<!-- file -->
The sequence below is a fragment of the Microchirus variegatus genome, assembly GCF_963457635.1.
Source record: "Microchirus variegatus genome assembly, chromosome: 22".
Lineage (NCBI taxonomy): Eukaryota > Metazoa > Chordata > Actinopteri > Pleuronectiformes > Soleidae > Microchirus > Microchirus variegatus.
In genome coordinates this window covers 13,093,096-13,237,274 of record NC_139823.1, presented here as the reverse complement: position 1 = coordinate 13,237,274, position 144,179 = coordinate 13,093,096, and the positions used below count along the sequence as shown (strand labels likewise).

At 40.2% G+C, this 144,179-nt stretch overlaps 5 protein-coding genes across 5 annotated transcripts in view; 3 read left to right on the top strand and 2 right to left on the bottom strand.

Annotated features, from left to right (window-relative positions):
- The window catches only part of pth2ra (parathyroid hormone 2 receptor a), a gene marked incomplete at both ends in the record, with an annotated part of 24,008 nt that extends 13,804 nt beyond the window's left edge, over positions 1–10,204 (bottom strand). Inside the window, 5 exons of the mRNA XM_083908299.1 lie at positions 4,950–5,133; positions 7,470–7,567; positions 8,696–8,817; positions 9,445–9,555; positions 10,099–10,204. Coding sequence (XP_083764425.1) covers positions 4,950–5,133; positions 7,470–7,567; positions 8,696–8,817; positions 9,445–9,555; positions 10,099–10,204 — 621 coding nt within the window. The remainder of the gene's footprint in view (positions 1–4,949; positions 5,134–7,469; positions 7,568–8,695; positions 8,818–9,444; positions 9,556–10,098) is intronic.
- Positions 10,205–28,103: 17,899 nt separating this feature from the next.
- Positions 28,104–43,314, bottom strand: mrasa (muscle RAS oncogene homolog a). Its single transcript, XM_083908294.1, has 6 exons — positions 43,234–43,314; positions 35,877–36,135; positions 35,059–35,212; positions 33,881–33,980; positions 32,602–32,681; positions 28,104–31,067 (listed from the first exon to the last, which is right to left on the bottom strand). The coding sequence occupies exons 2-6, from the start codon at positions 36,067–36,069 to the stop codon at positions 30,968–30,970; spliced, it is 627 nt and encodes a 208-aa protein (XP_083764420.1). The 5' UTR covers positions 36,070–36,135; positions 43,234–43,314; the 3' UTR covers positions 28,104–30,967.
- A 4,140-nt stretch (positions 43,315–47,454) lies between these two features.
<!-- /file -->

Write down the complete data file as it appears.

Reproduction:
The sequence below is a fragment of the Microchirus variegatus genome, assembly GCF_963457635.1.
Source record: "Microchirus variegatus genome assembly, chromosome: 22".
Lineage (NCBI taxonomy): Eukaryota > Metazoa > Chordata > Actinopteri > Pleuronectiformes > Soleidae > Microchirus > Microchirus variegatus.
In genome coordinates this window covers 13,093,096-13,237,274 of record NC_139823.1, presented here as the reverse complement: position 1 = coordinate 13,237,274, position 144,179 = coordinate 13,093,096, and the positions used below count along the sequence as shown (strand labels likewise).

At 40.2% G+C, this 144,179-nt stretch overlaps 5 protein-coding genes across 5 annotated transcripts in view; 3 read left to right on the top strand and 2 right to left on the bottom strand.

Annotated features, from left to right (window-relative positions):
- The window catches only part of pth2ra (parathyroid hormone 2 receptor a), a gene marked incomplete at both ends in the record, with an annotated part of 24,008 nt that extends 13,804 nt beyond the window's left edge, over positions 1–10,204 (bottom strand). Inside the window, 5 exons of the mRNA XM_083908299.1 lie at positions 4,950–5,133; positions 7,470–7,567; positions 8,696–8,817; positions 9,445–9,555; positions 10,099–10,204. Coding sequence (XP_083764425.1) covers positions 4,950–5,133; positions 7,470–7,567; positions 8,696–8,817; positions 9,445–9,555; positions 10,099–10,204 — 621 coding nt within the window. The remainder of the gene's footprint in view (positions 1–4,949; positions 5,134–7,469; positions 7,568–8,695; positions 8,818–9,444; positions 9,556–10,098) is intronic.
- Positions 10,205–28,103: 17,899 nt separating this feature from the next.
- Positions 28,104–43,314, bottom strand: mrasa (muscle RAS oncogene homolog a). Its single transcript, XM_083908294.1, has 6 exons — positions 43,234–43,314; positions 35,877–36,135; positions 35,059–35,212; positions 33,881–33,980; positions 32,602–32,681; positions 28,104–31,067 (listed from the first exon to the last, which is right to left on the bottom strand). The coding sequence occupies exons 2-6, from the start codon at positions 36,067–36,069 to the stop codon at positions 30,968–30,970; spliced, it is 627 nt and encodes a 208-aa protein (XP_083764420.1). The 5' UTR covers positions 36,070–36,135; positions 43,234–43,314; the 3' UTR covers positions 28,104–30,967.
- A 4,140-nt stretch (positions 43,315–47,454) lies between these two features.